New trial to explore if beetroot can help people with type 2 diabetes
Researchers are looking for people in the south of England with type 2 diabetes to take part in a new clinical trial to see if drinking nitrate-rich beetroot juice can help them burn fat.
Animal studies have shown that nitrates can turn white fat storage cells into brown fat cells, but this is the first time scientists will study the effect of nitrates on humans.
The research is being carried out by a team from the University of Portsmouth and Bournemouth University.
They are currently looking to recruit more volunteers with type 2 diabetes, a chronic condition which means your body doesn’t regulate blood sugar levels.
Dr Ant Shepherd, from the University of Portsmouth’s School of Sport, Health and Exercise Science, said: “People and most other mammals have two types of fat cells - white fat cells store energy and brown fat cells burn that energy to produce heat. Brown fat is much easier to burn so we want to see if nitrates can help turn white fat into brown fat, which in turn might help people burn more calories.
“Imaging brown fat is particularly difficult, but if we can assess the effect of nitrates on brown fat activity in humans, we’re a step closer to understanding the impact of nutrition on health and disease.”
Participants in the trial will be asked to drink half a glass juice every day for two separate periods of 14 days. For one period this will be beetroot juice, for the other it will be a placebo that tastes the same; this will be allocated randomly and people will not know which they are drinking.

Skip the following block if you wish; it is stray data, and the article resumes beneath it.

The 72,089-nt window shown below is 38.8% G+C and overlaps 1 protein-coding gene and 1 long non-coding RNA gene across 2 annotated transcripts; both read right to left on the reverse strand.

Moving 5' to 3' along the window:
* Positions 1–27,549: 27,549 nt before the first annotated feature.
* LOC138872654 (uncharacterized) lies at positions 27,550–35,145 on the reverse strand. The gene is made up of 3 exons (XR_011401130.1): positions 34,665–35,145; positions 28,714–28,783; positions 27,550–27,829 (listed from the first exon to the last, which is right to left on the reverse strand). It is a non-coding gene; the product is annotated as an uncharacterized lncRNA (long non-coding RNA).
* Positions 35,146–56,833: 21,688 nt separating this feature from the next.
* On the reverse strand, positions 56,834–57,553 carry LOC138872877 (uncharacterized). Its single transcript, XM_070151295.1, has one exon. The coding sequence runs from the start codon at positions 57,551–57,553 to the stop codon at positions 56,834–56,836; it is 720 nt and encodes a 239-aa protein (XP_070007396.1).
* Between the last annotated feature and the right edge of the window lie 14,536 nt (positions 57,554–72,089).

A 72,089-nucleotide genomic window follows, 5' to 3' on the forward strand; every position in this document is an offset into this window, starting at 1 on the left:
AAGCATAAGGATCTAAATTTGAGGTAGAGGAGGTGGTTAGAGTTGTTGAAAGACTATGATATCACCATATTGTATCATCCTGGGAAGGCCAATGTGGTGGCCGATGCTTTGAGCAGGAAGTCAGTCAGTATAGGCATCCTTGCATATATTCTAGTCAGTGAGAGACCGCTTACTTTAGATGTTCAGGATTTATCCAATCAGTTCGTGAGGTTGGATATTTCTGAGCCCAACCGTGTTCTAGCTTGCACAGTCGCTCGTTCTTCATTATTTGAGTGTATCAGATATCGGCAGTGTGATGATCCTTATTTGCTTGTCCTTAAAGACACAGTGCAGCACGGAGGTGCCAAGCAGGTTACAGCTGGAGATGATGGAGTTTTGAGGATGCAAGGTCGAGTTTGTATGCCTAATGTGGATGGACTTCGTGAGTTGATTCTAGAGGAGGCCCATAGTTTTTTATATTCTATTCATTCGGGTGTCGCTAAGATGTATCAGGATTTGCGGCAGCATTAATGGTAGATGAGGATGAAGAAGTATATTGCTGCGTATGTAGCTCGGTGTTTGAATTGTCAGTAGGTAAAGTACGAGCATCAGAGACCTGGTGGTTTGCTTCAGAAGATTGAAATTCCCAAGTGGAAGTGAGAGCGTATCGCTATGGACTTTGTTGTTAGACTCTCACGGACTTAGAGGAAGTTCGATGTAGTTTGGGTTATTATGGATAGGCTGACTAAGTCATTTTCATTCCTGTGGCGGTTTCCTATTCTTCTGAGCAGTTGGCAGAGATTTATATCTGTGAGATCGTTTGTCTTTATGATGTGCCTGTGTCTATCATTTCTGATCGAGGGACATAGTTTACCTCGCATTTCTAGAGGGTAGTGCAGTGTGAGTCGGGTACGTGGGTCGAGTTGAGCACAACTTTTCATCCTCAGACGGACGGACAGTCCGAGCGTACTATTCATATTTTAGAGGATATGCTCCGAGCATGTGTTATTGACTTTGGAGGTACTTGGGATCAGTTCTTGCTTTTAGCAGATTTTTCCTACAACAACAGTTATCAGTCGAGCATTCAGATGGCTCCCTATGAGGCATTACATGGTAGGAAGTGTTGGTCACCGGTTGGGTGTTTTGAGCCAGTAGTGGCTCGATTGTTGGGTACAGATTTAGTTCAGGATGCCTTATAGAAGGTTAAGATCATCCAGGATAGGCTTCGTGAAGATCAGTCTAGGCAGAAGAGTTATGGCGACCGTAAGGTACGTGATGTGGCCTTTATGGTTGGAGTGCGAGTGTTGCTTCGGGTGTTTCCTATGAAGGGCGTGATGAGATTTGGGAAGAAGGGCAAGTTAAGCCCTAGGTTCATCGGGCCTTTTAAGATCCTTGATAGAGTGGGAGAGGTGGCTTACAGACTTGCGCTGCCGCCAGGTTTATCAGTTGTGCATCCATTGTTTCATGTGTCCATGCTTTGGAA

Imaging brown fat is particularly difficult, but if we can assess the effect of nitrates on brown fat activity in humans, we’re a step closer to understanding the impact of nutrition on health and disease.
After each two-week period, they will visit Bournemouth University’s research facilities for an MRI scan to see how much brown fat is in their bodies. The researchers will also use a thermal imaging camera to see how active that brown fat is. Participants will be required to provide blood samples for analysis in a laboratory.
Dr Rebecca Neal at Bournemouth University is organising the study. She said: “We’re hoping that this research could show that consuming nitrates will lead to small amounts of weight loss and improved type 2 diabetes outcomes over time.”
According to Diabetes UK, more than 4.9 million people in the UK have the condition and treatment costs the NHS £10 billion a year. These numbers are expected to keep increasing.
Dr Neal added: “If this trial is successful, it could pave the way for larger studies into how this novel approach could help patients manage their disease and save the NHS money. Our hope is to show that beetroot juice could be a low-cost, non-invasive alternative to drug treatment, leading to a better quality of life for people with type 2 diabetes.”
People with type 2 diabetes who are interested in taking part can find out more by contacting Dr Neal (firstname.lastname@example.org) or Dr Ant Shepherd from the University of Portsmouth (email@example.com).